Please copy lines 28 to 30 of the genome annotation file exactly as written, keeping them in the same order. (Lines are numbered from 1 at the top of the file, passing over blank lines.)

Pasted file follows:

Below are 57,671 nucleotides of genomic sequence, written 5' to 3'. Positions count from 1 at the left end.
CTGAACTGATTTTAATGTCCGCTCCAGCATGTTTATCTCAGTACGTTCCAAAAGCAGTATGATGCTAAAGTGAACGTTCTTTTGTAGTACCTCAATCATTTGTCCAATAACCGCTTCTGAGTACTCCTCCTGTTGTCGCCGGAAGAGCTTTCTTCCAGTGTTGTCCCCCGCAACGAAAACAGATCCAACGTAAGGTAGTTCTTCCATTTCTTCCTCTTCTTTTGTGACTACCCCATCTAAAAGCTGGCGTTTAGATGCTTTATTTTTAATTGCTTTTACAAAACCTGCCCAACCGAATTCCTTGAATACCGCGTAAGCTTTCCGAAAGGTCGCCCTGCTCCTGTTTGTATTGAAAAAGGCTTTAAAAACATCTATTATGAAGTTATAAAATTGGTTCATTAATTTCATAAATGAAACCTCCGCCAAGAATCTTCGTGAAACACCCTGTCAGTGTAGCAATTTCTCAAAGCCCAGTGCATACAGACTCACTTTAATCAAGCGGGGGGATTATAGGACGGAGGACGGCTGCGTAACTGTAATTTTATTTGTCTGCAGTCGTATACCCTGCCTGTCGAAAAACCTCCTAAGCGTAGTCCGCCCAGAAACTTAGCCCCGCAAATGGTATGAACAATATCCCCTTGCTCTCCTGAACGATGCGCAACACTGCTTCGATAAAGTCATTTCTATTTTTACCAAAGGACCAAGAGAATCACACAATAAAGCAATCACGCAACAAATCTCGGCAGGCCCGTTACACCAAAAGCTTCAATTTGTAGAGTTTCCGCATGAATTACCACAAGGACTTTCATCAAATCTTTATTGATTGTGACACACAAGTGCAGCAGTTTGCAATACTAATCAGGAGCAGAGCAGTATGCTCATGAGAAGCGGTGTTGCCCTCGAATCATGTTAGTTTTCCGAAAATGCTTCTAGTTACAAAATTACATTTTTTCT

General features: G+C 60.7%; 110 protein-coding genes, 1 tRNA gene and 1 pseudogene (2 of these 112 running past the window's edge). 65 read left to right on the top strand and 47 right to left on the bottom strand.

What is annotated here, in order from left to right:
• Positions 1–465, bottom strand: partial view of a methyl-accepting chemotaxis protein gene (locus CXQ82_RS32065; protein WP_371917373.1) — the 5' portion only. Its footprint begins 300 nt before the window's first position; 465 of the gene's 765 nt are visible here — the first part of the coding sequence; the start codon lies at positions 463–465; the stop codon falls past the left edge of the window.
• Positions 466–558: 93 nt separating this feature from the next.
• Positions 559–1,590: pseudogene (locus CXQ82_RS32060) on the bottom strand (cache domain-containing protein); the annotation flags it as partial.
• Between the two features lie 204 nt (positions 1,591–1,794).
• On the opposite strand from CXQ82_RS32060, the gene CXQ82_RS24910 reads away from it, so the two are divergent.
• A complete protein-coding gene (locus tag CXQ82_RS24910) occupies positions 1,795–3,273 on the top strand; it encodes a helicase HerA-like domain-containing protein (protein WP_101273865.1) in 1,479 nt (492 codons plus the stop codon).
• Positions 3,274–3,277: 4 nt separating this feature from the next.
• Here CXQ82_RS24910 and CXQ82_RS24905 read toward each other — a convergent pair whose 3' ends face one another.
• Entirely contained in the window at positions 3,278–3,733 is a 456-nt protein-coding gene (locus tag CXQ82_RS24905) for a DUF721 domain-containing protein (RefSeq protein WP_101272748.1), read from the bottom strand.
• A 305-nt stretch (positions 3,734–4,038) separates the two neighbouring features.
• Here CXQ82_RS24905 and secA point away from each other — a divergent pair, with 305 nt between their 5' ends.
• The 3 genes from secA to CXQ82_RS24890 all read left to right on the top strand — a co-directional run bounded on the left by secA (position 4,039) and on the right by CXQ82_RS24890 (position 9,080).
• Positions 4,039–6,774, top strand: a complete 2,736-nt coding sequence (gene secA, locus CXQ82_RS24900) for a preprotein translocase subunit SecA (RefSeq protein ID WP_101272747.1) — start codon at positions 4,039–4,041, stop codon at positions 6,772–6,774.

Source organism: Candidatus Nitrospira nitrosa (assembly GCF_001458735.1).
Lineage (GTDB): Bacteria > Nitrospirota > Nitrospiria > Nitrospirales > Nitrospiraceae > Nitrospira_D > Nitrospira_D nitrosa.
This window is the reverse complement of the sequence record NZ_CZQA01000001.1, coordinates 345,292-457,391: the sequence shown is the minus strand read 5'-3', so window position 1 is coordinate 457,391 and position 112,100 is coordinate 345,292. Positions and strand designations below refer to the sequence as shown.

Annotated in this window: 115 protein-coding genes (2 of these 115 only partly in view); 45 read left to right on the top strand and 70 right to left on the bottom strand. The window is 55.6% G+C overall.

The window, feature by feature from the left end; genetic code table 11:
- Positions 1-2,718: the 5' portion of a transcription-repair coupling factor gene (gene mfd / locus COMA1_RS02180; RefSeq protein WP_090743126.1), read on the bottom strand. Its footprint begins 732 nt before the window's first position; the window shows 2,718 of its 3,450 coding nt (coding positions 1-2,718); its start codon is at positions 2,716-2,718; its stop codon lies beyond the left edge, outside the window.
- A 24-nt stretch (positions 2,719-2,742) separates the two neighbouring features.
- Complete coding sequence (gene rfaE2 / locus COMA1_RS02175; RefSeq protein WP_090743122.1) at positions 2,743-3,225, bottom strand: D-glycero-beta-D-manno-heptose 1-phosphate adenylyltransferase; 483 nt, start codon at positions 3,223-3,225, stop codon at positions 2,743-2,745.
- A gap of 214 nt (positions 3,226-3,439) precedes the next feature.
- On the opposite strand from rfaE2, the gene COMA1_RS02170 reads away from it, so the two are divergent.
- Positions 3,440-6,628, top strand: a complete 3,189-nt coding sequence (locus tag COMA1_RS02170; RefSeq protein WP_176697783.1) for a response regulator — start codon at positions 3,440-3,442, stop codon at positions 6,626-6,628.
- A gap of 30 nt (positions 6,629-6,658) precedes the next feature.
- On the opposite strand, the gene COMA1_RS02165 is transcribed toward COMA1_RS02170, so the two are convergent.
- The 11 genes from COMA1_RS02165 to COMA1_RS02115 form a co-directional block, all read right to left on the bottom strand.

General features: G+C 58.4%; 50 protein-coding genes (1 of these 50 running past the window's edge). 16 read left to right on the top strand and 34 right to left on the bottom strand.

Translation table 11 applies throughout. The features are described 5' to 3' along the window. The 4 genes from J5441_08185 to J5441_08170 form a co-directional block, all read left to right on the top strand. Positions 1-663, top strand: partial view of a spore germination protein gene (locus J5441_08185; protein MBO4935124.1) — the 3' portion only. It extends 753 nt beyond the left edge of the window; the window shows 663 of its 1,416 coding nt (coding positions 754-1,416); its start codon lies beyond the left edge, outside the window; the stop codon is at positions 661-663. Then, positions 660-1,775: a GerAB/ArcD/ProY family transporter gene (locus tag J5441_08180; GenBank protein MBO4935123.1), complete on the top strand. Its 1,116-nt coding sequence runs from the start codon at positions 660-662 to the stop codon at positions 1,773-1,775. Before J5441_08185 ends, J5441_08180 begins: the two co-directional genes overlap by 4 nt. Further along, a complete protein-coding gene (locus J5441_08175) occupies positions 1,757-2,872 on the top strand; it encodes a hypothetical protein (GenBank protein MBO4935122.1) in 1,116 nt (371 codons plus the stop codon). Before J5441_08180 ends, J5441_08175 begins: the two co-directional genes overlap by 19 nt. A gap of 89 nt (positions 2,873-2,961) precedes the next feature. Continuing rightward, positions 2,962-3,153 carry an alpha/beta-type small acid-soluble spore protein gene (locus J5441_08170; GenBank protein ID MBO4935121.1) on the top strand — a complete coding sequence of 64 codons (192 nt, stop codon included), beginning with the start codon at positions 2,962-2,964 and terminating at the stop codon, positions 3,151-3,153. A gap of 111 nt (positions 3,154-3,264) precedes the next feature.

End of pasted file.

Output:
- Positions 3,440-6,628, top strand: a complete 3,189-nt coding sequence (locus tag COMA1_RS02170; RefSeq protein WP_176697783.1) for a response regulator — start codon at positions 3,440-3,442, stop codon at positions 6,626-6,628.
- A gap of 30 nt (positions 6,629-6,658) precedes the next feature.
- On the opposite strand, the gene COMA1_RS02165 is transcribed toward COMA1_RS02170, so the two are convergent.